Senator Jacqueline Collins has championed a law (SB 23, here) that requires all public pensions to divest from any investments in Sudan. Technically, it prohibits the Treasurer from depositing any funds or contracting with any financial institution that does business in Sudan. Sudan is one of the saddest places in the world, where a genocidal campaign is waging.
To try to stop the horror, the State of Illinois is trying to avoid profiting from the misery of others. The state law requires all public pension funds to get a certification from private equity firms that they are not investing in Sudan (until the genocide ends). This has caused some administrative problems for investors and private companies, as they can no longer profit in the Sudan and today they fought back.
In federal district court in Chicago, they have sued the State, claiming that the state law is not permitted by the federal Constitution, because it resembles foreign policy and that's implicitly prohibited. (I don't recall that debate in Philadelphia....)
Keep in mind, no American companies are permitted to invest in Sudan, pursuant to a federal law passed in 2002. So only non-American companies are impacted by the Illinois law. And these non-American companies are getting together to use the resources of our country (the federal judiciary) to ensure that our pension funds can finance their operations in Sudan.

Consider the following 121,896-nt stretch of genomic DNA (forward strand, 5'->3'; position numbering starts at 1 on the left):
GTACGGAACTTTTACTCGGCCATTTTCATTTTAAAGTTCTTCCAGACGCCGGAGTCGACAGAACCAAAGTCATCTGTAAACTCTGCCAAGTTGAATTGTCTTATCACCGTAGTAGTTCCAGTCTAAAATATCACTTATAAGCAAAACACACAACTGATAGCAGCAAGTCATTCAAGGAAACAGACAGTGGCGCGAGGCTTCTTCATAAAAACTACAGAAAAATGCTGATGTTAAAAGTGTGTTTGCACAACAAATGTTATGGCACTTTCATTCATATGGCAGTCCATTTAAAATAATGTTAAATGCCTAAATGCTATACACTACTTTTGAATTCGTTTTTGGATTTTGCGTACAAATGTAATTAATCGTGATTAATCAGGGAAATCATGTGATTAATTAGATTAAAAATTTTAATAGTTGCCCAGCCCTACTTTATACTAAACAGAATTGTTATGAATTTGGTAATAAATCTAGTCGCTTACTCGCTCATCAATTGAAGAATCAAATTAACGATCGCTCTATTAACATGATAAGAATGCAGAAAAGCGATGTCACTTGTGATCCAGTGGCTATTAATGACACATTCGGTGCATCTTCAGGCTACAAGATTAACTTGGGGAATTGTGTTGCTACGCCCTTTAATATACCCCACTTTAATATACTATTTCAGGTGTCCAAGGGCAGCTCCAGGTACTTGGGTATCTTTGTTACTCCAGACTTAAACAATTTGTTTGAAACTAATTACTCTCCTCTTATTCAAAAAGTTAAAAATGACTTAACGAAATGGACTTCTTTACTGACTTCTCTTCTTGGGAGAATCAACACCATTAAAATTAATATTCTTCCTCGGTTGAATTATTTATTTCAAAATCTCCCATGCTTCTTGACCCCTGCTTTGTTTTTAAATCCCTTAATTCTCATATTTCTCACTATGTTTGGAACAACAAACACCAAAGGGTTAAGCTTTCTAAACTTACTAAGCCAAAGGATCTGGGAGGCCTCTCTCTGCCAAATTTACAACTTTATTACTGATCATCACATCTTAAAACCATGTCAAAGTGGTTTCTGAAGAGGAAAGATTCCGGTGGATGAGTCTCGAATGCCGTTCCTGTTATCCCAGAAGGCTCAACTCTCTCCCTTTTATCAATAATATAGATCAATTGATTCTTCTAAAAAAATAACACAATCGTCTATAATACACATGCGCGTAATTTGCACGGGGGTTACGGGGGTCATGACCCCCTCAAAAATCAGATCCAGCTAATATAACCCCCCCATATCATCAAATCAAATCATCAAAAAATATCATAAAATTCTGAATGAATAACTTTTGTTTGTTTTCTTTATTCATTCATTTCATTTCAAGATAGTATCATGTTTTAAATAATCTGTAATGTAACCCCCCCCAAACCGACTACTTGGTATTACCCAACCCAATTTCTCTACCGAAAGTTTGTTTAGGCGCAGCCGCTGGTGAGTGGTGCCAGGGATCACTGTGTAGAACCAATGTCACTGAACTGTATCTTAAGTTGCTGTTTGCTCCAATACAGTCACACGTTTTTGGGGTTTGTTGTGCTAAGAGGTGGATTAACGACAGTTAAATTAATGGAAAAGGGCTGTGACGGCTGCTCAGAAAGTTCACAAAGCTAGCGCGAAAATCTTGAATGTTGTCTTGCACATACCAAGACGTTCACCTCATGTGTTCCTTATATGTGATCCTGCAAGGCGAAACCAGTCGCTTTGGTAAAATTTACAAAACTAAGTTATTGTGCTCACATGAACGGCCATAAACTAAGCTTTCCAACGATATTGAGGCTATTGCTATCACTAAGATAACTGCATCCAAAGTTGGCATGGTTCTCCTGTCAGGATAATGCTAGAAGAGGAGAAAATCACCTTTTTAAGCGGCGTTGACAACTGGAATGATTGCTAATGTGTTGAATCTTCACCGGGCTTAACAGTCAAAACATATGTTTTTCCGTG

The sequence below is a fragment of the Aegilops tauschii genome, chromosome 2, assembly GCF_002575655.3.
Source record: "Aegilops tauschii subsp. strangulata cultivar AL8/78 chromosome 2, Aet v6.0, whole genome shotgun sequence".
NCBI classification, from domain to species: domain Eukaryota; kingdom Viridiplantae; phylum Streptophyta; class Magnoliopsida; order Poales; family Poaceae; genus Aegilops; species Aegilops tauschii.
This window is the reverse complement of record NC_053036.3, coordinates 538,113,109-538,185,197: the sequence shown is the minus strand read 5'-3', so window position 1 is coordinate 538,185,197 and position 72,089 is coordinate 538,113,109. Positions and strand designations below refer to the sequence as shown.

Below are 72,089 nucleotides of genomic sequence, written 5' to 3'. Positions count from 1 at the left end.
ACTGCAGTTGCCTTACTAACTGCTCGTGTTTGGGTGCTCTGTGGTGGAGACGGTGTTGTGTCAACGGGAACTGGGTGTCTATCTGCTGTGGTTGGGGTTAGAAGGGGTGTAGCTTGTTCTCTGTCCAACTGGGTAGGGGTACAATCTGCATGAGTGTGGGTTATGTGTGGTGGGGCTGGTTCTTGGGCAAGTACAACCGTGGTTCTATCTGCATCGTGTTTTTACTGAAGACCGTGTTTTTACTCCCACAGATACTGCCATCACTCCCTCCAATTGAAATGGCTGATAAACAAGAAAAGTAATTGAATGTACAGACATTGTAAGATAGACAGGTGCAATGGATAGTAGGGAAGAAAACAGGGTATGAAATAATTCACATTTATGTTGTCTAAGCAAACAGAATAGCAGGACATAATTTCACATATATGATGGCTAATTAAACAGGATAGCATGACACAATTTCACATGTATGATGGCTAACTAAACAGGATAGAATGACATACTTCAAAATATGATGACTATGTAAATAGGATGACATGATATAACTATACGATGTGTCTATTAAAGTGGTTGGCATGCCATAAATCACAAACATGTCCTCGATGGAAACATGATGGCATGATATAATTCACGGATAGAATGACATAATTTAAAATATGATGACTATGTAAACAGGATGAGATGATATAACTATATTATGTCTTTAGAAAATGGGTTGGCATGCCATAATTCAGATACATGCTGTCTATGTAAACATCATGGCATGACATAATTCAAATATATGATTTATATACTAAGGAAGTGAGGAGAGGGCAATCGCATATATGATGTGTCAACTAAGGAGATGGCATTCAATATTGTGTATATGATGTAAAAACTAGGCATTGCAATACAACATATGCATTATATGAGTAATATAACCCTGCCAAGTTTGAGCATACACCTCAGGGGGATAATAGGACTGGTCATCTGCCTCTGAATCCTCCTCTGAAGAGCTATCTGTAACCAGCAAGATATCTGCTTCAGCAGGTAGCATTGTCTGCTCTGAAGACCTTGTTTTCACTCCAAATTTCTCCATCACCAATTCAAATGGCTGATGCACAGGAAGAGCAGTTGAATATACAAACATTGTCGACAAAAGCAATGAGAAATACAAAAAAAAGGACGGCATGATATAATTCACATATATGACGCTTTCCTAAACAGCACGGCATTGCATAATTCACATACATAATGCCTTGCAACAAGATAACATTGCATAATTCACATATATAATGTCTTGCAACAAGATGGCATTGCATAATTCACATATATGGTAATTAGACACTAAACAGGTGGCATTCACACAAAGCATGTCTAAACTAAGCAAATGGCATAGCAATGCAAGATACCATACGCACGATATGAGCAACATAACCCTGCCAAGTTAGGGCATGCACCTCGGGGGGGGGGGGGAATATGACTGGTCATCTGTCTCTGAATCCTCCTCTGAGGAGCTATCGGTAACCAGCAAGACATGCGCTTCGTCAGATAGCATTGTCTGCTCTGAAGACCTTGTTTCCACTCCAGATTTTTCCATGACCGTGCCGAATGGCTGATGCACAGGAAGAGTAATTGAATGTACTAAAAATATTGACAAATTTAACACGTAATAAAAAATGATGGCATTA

The main plaintiff in the case is the National Foreign Trade Council (www.nftc.org), a big money organization out of D.C. that always seems to be advocating for lower wages and higher profits (funny how that works out). They managed to recruit eight Illinois pension funds to join the case.
Senator Collins released a statement arguing that state pension funds have no standing to sue the state, and that divestment is not foreign policy -- it's just disassociation with a genocidal country. Governor Blagojevich defended the law as well. This bill, by the way, was co-sponsored by Peter Roskam and Ed Petka and passed out of the Senate unanimously. It also earned 89 votes in the House and was supported by both Governor Blagojevich and Treasurer Topinka. But where there's money to be made.....
Here's an article from the federal government. (Yes, that's our government press at work. But, a good article nonetheless).
I hope those conservative judicial activists don't infringe on the authority of Illinois to decide where and with whom to invest our billions in pension funds. I really can't imagine the Founding Fathers, each of whom believed passionately in states' rights, would have taken the view that a state could not direct their own funds away from a particular foreign nation. Part of me hopes this case goes to the Supreme Court, as I'd find the debate interested, particularly to see what Justice Scalia, Mr. Original Intent, would say.
Anyway, it seems a little sad that a bipartisan initiative that will likely help end an ongoing genocide is the subject of a lawsuit because profits are apparently more important that helping to stop a genocide.